Thunderstorms can create hazards like lightning, flash flooding, tornadoes, strong winds, and hail. Did you know that, on average, lightning kills 51 people every year in the U.S.? Also, flash flooding is the deadliest thunderstorm-associated hazard, with more than 140 victims yearly. When a thunderstorm occurs, do you know what to do to stay safe? Find out below:
If you’re outdoors:
Get inside a sturdy building. Don’t take shelter in small sheds, under isolated trees, in picnic areas, or in convertible automobiles.
If a sturdy shelter is not available:
Get inside a hardtop automobile and shut the windows. Don’t touch any surface in the vehicle that conducts electricity.
Don’t attempt to drive to safety as most flash flooding deaths occur in automobiles.
In a forest, take shelter under small trees surrounded by taller trees or find a dry, low area like a depression or ravine. Avoid lone trees and other tall structures.
In an open area, find a low spot away from trees, fences, and poles. Become the smallest target possible — crouch down on your heels, head between the knees and ears covered. Minimize your contact with the ground and don’t lie down flat.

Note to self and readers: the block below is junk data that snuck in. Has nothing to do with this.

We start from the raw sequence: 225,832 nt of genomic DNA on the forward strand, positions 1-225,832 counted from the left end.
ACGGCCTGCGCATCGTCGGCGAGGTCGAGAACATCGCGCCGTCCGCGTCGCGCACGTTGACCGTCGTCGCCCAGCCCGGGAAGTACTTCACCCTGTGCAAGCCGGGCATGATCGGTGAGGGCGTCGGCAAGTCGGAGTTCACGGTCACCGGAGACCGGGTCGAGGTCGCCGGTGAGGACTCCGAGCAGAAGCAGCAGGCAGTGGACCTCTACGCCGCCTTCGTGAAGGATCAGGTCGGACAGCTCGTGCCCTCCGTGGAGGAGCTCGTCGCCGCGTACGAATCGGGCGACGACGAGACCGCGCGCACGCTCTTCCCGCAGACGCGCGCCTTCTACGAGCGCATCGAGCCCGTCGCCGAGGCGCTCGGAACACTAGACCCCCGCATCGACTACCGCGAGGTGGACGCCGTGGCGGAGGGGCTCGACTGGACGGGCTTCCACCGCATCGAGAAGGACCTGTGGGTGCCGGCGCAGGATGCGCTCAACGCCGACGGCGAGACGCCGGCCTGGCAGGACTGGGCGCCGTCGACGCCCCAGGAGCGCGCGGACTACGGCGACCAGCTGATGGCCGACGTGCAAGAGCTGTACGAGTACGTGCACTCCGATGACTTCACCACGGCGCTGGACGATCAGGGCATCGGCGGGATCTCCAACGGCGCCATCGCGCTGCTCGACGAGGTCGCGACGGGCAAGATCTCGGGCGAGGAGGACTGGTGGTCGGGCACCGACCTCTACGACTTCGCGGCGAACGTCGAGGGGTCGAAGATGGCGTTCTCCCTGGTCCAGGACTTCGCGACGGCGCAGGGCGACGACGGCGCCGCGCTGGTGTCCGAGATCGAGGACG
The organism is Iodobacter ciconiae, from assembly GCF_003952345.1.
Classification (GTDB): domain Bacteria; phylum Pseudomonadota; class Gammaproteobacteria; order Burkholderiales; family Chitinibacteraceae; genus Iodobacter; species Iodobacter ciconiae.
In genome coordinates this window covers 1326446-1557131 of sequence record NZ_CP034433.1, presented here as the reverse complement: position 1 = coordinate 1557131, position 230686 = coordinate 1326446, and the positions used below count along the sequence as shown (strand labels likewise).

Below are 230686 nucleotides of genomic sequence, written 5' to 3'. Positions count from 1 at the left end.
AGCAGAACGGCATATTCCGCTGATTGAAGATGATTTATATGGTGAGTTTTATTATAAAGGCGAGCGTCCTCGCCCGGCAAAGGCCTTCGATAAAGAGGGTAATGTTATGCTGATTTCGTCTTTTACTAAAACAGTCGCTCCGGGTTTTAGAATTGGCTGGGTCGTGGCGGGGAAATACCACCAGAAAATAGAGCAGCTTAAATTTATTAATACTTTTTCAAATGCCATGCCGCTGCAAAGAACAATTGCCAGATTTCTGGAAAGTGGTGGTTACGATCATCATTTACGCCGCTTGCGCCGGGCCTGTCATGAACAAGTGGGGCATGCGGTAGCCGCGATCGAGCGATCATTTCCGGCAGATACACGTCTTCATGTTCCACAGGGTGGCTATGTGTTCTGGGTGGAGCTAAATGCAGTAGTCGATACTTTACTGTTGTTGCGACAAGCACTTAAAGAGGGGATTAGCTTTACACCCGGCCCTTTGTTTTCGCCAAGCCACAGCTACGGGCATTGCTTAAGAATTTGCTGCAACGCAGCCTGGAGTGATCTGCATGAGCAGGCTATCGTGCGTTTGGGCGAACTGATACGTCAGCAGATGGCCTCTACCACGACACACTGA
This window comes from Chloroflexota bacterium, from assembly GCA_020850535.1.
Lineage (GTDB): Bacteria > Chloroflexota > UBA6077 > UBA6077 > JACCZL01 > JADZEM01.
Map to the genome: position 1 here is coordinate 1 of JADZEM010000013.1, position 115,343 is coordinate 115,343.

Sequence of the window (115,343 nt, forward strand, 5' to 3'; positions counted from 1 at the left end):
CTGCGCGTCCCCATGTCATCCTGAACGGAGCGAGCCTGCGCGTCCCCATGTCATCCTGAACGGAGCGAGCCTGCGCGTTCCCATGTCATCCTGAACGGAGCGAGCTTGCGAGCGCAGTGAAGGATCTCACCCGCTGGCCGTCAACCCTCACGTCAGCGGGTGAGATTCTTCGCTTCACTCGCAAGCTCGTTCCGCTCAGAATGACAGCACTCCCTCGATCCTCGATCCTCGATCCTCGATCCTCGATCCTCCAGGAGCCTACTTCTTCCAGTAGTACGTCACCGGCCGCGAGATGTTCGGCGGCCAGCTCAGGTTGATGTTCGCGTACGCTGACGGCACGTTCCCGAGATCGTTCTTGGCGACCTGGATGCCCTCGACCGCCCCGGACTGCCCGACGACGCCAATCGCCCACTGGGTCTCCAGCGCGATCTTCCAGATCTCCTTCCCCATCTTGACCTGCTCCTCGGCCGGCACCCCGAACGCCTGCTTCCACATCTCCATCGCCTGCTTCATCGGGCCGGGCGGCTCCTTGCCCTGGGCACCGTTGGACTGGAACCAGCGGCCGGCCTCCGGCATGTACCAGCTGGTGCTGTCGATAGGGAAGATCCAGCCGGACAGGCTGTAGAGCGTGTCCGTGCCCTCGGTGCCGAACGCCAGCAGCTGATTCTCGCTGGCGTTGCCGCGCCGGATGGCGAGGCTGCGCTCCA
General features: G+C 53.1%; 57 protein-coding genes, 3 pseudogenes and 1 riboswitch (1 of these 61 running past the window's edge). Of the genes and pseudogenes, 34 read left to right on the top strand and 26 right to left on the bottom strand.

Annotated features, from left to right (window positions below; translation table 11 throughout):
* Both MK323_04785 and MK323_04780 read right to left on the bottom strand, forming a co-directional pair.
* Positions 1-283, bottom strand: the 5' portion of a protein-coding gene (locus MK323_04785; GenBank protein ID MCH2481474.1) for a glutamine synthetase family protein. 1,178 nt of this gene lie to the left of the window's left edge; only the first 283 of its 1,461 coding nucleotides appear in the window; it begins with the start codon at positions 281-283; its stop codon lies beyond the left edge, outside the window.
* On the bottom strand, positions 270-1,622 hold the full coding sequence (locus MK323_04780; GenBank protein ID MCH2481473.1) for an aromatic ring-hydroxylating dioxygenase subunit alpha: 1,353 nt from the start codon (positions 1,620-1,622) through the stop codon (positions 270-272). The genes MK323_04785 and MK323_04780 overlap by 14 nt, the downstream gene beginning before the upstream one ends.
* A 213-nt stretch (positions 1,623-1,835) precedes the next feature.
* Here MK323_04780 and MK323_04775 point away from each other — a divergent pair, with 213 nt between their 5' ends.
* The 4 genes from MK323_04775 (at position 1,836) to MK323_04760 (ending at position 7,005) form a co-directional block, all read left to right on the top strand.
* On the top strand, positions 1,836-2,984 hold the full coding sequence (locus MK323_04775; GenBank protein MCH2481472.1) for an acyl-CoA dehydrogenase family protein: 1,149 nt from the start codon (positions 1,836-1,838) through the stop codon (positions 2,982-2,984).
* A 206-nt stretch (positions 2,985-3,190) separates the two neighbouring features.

If your city is prone to flash flooding or flooding, move to higher ground.
Stay about 15 feet away from other people if you’re in a group.
Stay out of water, off the beach, and get out of small boats or canoes.
Avoid metal objects, such as clothes lines, and fences. Remove your backpack because it likely has metal pieces.
If you’re indoors:
Stay away from windows and doors, and stay off porches. Stay in the inner rooms of the building, and keep drapes and blinds closed.
Avoid using corded phones unless it’s an emergency. Cordless or mobile phones are safe to use.
Don’t use electrical equipment or appliances. Unplug them in case of a power surge.
Avoid water — don’t take a shower, wash your hands, wash dishes or do laundry. Stay out of the bathtub.
Don’t lie on concrete floors or lean against concrete walls as the wire mesh in them can conduct electricity.
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